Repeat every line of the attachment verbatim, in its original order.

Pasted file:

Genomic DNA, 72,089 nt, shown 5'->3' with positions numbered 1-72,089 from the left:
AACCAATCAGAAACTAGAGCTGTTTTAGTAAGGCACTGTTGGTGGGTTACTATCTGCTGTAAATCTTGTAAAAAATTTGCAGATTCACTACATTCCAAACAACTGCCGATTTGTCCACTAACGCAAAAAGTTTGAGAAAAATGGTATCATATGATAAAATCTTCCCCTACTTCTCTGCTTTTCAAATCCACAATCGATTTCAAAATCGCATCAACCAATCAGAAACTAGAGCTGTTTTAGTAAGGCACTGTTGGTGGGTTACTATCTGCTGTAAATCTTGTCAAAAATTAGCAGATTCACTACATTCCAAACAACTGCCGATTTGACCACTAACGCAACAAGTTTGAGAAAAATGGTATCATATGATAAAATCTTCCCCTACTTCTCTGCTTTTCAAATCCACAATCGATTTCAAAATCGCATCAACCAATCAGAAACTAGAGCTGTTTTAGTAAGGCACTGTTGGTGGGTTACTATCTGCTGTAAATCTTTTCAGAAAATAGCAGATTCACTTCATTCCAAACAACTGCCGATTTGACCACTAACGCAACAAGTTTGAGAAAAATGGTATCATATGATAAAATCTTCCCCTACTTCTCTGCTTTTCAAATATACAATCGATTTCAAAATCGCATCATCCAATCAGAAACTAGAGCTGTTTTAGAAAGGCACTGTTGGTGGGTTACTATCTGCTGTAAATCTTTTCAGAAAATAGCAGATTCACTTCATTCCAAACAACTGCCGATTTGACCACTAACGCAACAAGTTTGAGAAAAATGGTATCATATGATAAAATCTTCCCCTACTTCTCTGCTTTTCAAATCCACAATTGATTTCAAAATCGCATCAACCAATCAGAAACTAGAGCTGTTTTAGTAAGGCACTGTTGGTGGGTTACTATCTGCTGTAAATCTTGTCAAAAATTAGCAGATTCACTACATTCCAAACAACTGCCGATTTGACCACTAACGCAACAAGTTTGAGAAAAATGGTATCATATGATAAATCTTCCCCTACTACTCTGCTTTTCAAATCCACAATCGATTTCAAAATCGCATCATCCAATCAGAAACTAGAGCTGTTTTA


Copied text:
Genomic DNA, 72,089 nt, shown 5'->3' with positions numbered 1-72,089 from the left:
AACCAATCAGAAACTAGAGCTGTTTTAGTAAGGCACTGTTGGTGGGTTACTATCTGCTGTAAATCTTGTAAAAAATTTGCAGATTCACTACATTCCAAACAACTGCCGATTTGTCCACTAACGCAAAAAGTTTGAGAAAAATGGTATCATATGATAAAATCTTCCCCTACTTCTCTGCTTTTCAAATCCACAATCGATTTCAAAATCGCATCAACCAATCAGAAACTAGAGCTGTTTTAGTAAGGCACTGTTGGTGGGTTACTATCTGCTGTAAATCTTGTCAAAAATTAGCAGATTCACTACATTCCAAACAACTGCCGATTTGACCACTAACGCAACAAGTTTGAGAAAAATGGTATCATATGATAAAATCTTCCCCTACTTCTCTGCTTTTCAAATCCACAATCGATTTCAAAATCGCATCAACCAATCAGAAACTAGAGCTGTTTTAGTAAGGCACTGTTGGTGGGTTACTATCTGCTGTAAATCTTTTCAGAAAATAGCAGATTCACTTCATTCCAAACAACTGCCGATTTGACCACTAACGCAACAAGTTTGAGAAAAATGGTATCATATGATAAAATCTTCCCCTACTTCTCTGCTTTTCAAATATACAATCGATTTCAAAATCGCATCATCCAATCAGAAACTAGAGCTGTTTTAGAAAGGCACTGTTGGTGGGTTACTATCTGCTGTAAATCTTTTCAGAAAATAGCAGATTCACTTCATTCCAAACAACTGCCGATTTGACCACTAACGCAACAAGTTTGAGAAAAATGGTATCATATGATAAAATCTTCCCCTACTTCTCTGCTTTTCAAATCCACAATTGATTTCAAAATCGCATCAACCAATCAGAAACTAGAGCTGTTTTAGTAAGGCACTGTTGGTGGGTTACTATCTGCTGTAAATCTTGTCAAAAATTAGCAGATTCACTACATTCCAAACAACTGCCGATTTGACCACTAACGCAACAAGTTTGAGAAAAATGGTATCATATGATAAATCTTCCCCTACTACTCTGCTTTTCAAATCCACAATCGATTTCAAAATCGCATCATCCAATCAGAAACTAGAGCTGTTTTA